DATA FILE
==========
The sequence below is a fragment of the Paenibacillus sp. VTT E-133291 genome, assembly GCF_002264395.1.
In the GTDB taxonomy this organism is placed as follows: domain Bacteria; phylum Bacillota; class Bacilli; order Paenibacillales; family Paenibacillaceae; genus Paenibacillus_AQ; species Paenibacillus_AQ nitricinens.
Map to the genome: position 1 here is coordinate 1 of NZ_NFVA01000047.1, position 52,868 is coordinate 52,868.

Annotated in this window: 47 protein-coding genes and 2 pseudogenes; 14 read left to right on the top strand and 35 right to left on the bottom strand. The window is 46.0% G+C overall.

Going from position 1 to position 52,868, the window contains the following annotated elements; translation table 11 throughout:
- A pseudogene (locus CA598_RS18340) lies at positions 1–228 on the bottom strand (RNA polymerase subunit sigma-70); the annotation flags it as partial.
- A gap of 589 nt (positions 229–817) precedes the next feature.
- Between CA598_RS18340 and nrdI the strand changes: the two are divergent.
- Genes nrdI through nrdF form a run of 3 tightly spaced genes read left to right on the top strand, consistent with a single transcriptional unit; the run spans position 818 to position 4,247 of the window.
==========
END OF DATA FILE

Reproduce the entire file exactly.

The sequence below is a fragment of the Paenibacillus sp. VTT E-133291 genome, assembly GCF_002264395.1.
In the GTDB taxonomy this organism is placed as follows: domain Bacteria; phylum Bacillota; class Bacilli; order Paenibacillales; family Paenibacillaceae; genus Paenibacillus_AQ; species Paenibacillus_AQ nitricinens.
Map to the genome: position 1 here is coordinate 1 of NZ_NFVA01000047.1, position 52,868 is coordinate 52,868.

Annotated in this window: 47 protein-coding genes and 2 pseudogenes; 14 read left to right on the top strand and 35 right to left on the bottom strand. The window is 46.0% G+C overall.

Going from position 1 to position 52,868, the window contains the following annotated elements; translation table 11 throughout:
- A pseudogene (locus CA598_RS18340) lies at positions 1–228 on the bottom strand (RNA polymerase subunit sigma-70); the annotation flags it as partial.
- A gap of 589 nt (positions 229–817) precedes the next feature.
- Between CA598_RS18340 and nrdI the strand changes: the two are divergent.
- Genes nrdI through nrdF form a run of 3 tightly spaced genes read left to right on the top strand, consistent with a single transcriptional unit; the run spans position 818 to position 4,247 of the window.